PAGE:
HARLINGEN, Texas (KVEO) — In early 2021, Governor Gregg Abbott discussed the conditions unaccompanied minors face while in detention centers and shelters.
As the journey for migrant children starts at border crossing sites across the Rio Grande Valley, children are faced with trauma inside the facilities, but for many kids, the trauma begins long before they reach the United States.
For decades there have been women on the front lines, working to protect children as they transition into the United States.
“I think we need to be more compassionate towards these kids,” Civil Right and Immigration Attorney Rochelle Garza said. “You don’t know what they’ve been through, and you don’t know who’s done it to them … and the kids themselves don’t fully understand.”
The rugged journey into a new country, and a new life is one most adults can’t imagine, but thousands of kids from Central America and Mexico are making it on foot, alone.
“It’s an incredibly resilient community, and if you think about it in terms of what they have gone through to get through to get to the border, you understand that it’s probably the strongest and most resilient kids that get here,” said Dr. Selma Yznaga, an associate professor of counseling at the University of Texas Rio Grande Valley.
Dr.Yznaga worked with unaccompanied children for decades.
She told Local 23, behind the children’s protective shell is an incredibly vulnerable child.
“They’re victims of violence… If they are forced into the gangs they are perpetrators of violence even if they don’t to be.”
Dr. Yznaga explained, their vulnerability builds up over time, and the trauma follows them.
“Brain and body are constantly communicating there’s a threat, there’s a threat, there’s a threat,” she said. “You can’t let your guard down, and so you get stuck in that.”
Children of all ages face threats of violence, forcing them to often flee their home countries.
They also face the threat of food insecurity, and even a lack of healthcare.
“There’s also the very real danger that the younger children are too weak to make it,” Dr. Yznaga said. “A lot of these kids are traveling with younger siblings, but their younger siblings die or get left behind because they’re just weak to make the journey.”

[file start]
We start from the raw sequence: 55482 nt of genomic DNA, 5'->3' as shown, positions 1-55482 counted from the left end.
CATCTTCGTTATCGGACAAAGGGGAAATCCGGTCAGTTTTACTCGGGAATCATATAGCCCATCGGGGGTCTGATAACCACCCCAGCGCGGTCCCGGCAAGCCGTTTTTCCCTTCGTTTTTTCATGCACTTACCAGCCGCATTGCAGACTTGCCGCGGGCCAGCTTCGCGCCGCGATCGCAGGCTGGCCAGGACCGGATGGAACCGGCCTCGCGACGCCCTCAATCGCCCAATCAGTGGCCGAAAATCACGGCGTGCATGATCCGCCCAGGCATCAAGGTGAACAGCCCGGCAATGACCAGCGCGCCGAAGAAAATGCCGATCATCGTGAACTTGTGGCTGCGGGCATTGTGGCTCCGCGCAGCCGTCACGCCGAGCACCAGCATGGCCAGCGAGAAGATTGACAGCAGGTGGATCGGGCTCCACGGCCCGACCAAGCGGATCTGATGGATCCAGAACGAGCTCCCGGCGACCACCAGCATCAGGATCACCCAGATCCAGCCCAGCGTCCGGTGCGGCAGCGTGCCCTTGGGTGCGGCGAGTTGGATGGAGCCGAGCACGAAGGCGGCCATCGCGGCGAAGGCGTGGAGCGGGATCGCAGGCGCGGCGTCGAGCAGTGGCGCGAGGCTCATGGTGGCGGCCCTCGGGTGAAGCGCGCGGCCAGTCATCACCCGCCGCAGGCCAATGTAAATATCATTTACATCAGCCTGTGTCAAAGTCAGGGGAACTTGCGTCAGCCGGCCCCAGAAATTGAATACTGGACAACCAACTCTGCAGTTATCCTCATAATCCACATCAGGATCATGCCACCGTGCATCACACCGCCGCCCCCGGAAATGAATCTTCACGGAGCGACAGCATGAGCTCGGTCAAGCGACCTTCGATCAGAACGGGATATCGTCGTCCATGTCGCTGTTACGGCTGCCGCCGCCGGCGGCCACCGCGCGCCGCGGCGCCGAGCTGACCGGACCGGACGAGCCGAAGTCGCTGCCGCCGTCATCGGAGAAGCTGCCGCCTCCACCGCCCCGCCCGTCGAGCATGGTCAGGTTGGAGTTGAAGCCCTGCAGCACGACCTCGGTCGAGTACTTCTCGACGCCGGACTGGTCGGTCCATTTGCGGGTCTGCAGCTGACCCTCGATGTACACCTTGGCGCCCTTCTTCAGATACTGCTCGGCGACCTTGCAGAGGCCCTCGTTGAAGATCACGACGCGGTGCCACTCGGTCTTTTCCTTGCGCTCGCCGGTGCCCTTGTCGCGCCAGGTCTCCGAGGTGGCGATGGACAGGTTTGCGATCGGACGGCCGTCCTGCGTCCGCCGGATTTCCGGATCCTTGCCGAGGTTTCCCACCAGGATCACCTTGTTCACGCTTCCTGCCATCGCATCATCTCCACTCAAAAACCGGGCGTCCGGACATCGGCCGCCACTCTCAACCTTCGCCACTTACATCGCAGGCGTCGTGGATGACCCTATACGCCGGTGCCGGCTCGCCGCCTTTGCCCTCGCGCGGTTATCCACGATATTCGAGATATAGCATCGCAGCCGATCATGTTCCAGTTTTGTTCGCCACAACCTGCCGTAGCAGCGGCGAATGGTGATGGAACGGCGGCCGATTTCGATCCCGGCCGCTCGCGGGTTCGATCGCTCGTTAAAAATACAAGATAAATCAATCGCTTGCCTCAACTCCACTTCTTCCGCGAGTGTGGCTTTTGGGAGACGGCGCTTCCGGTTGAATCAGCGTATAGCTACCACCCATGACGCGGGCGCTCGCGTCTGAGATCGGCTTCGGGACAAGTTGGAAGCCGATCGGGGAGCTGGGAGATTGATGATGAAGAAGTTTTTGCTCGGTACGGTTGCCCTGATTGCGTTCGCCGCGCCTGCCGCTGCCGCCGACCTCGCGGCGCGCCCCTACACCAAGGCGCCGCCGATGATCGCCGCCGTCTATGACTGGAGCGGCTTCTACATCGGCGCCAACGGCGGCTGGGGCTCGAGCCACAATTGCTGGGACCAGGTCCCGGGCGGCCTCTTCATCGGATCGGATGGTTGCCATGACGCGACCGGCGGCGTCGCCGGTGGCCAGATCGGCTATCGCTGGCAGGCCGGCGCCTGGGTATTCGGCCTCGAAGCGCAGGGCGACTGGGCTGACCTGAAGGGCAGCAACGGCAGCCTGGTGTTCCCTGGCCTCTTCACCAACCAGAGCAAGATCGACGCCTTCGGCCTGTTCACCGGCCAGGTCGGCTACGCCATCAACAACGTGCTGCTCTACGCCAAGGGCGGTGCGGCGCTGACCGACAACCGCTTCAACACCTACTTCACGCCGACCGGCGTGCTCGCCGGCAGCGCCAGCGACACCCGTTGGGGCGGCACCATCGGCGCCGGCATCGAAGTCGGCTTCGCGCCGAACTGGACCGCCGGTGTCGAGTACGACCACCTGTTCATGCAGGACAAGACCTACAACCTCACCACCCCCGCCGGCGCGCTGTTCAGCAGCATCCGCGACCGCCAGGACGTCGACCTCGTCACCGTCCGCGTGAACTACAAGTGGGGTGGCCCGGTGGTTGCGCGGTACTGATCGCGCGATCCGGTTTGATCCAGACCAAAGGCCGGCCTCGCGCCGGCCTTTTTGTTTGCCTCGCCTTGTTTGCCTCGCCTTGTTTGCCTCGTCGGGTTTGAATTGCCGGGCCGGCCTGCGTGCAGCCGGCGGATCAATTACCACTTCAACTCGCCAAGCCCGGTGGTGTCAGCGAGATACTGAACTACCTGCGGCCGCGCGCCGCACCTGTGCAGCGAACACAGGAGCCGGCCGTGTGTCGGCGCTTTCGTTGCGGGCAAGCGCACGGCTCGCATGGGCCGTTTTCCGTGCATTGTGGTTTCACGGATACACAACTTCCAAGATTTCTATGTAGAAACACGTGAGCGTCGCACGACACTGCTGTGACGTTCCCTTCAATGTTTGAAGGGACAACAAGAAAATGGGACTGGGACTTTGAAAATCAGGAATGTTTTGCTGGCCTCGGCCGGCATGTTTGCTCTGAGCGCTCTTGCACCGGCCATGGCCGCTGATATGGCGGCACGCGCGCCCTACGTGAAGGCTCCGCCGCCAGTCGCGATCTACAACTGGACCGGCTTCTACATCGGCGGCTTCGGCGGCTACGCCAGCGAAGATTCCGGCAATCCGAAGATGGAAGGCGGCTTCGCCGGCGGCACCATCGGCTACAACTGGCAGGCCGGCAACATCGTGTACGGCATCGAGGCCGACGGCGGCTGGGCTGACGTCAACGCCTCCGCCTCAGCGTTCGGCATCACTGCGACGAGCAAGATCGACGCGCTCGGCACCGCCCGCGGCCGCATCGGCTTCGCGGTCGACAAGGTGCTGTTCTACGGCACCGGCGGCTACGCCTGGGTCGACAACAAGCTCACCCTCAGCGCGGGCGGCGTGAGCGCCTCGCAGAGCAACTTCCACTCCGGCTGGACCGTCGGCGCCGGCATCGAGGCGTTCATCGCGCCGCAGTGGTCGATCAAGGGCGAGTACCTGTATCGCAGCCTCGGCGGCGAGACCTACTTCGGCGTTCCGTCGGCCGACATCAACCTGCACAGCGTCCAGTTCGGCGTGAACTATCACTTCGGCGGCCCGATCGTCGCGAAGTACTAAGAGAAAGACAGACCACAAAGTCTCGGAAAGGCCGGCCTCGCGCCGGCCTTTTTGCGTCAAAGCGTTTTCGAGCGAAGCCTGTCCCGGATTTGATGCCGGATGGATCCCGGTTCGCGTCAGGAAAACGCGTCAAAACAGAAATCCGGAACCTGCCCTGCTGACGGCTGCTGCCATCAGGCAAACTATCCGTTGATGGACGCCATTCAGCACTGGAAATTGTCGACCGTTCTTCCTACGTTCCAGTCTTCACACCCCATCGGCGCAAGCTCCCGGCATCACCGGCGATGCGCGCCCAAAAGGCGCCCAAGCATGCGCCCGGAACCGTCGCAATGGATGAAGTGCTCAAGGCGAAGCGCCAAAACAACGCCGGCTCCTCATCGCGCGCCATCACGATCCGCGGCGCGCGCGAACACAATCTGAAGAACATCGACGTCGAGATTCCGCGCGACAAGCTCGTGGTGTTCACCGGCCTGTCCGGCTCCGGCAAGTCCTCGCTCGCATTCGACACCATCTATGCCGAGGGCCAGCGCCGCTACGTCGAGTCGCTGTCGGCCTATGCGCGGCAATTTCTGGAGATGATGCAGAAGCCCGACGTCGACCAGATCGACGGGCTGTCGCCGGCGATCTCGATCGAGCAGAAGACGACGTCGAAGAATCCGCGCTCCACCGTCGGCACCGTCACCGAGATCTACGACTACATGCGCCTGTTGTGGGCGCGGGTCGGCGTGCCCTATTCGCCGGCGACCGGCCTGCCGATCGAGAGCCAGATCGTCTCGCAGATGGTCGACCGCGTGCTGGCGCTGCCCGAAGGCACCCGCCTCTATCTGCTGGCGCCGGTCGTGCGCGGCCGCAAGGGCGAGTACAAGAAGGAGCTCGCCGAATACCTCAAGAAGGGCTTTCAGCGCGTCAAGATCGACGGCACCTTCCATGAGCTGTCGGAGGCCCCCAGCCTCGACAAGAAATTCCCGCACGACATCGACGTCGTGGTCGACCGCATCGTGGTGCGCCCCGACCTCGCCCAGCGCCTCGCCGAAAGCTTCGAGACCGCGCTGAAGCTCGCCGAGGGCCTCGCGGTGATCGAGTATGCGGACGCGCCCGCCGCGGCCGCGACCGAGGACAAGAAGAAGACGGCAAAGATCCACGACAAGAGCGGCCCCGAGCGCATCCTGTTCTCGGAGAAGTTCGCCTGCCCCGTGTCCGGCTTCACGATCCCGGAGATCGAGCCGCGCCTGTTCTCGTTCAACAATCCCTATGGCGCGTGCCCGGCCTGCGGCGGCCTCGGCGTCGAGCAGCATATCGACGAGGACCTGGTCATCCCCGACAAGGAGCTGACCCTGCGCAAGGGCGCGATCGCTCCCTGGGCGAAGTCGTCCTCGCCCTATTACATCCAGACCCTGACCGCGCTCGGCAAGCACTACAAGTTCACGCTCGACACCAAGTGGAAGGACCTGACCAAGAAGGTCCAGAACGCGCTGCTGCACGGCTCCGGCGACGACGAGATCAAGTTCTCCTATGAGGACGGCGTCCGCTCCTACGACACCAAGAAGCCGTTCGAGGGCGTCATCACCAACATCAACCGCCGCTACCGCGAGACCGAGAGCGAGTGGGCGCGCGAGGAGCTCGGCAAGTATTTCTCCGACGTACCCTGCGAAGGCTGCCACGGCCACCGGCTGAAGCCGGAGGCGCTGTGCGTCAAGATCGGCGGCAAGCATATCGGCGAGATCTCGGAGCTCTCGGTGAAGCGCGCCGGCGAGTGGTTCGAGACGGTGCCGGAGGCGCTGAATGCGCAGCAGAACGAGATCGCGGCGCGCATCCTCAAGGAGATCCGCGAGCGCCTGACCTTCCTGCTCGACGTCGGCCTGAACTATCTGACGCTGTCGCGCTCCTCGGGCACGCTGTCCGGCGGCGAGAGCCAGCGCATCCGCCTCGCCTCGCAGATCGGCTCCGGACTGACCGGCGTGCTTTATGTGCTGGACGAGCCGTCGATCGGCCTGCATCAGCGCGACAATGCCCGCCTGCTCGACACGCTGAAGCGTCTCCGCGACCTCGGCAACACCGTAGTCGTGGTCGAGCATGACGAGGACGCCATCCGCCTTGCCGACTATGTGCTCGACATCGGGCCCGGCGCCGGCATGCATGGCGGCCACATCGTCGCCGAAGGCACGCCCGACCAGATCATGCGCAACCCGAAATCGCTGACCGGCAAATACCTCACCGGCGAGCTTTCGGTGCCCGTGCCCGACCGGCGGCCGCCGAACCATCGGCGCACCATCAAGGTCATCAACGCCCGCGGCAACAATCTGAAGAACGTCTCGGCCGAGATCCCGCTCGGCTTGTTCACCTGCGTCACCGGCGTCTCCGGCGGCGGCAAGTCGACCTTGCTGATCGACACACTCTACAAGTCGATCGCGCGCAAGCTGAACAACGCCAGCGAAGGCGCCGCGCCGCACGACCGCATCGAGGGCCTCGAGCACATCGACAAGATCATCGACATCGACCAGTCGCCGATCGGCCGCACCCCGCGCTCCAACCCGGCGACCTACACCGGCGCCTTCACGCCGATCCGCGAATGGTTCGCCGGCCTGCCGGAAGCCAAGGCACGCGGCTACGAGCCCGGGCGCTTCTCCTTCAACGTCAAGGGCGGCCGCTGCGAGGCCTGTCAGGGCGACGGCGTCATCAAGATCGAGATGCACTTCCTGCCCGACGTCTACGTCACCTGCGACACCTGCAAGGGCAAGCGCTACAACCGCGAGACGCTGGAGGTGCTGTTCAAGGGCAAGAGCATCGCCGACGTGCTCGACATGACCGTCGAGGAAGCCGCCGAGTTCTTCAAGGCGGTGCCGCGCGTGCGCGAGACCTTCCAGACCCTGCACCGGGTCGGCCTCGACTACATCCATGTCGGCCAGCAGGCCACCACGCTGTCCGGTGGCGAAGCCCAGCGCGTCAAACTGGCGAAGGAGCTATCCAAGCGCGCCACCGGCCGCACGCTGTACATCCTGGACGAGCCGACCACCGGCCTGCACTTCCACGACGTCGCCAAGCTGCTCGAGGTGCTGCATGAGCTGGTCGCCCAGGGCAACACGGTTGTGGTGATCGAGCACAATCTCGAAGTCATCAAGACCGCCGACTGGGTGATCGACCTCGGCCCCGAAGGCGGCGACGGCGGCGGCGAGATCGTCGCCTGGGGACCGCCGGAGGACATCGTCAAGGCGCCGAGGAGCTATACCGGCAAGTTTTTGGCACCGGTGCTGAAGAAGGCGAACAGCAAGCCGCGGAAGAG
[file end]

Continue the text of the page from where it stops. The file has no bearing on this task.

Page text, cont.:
She mentions ‘survivor’s guilt’ follows.
Rochelle Garza, a civil rights and immigration attorney in Brownsville, has represented immigrant children in court.
She said the legal process can also be a traumatic experience for children coming into the U.S.
“I think it’s just really breaking it down and just saying, ‘we have to see a judge’ and a judge is going to decide whether or not you should stay in this country or not,” Garza said. “I mean that’s a really heartbreaking thing to say to a kid because –they don’t have a concept of borders.”
Garza tells Local 23, one of the toughest aspects of her job is building trust among the kids who’ve been through unimaginable experiences.
“Sometimes it takes years for them to disclose fully what has occurred to them in their life, or to even really come to terms with what has happened to them,” Garza said.
It’s just one of the reasons Garza says psychologists and counselors are critical.
“It’s a game-changer when you can have a psychologist work with the child and really get the real story, but also help them with coping mechanisms,” she said.
Garza and Yznaga agree, kids need compassion.
“We need training,” Dr. Yznaga said. “People need to understand this is not a bad kid, this is a kid who’s stuck in survival mode and that’s how they know to stay alive.”
“It’s cliche, you know people say children are the future but it’s true,” Garza said. “And if we don’t show some compassion to these children … who are they going to be when they grow up?”
Dr. Yznaga added it’s important people remember “they are children, despite what they look like on the outside (they may look tough) they look like they can make it on their own,[but] they are children.”
After being processed at the border crossing facilities, they are sent to different shelters run by the Office of Refugee Resettlement.
Then, the process of family reunification begins.
Garza mentioned unaccompanied children going through the immigration process can be helped by donating clothing, school supplies, or purchasing a bus ticket for the child to meet their family or sponsor.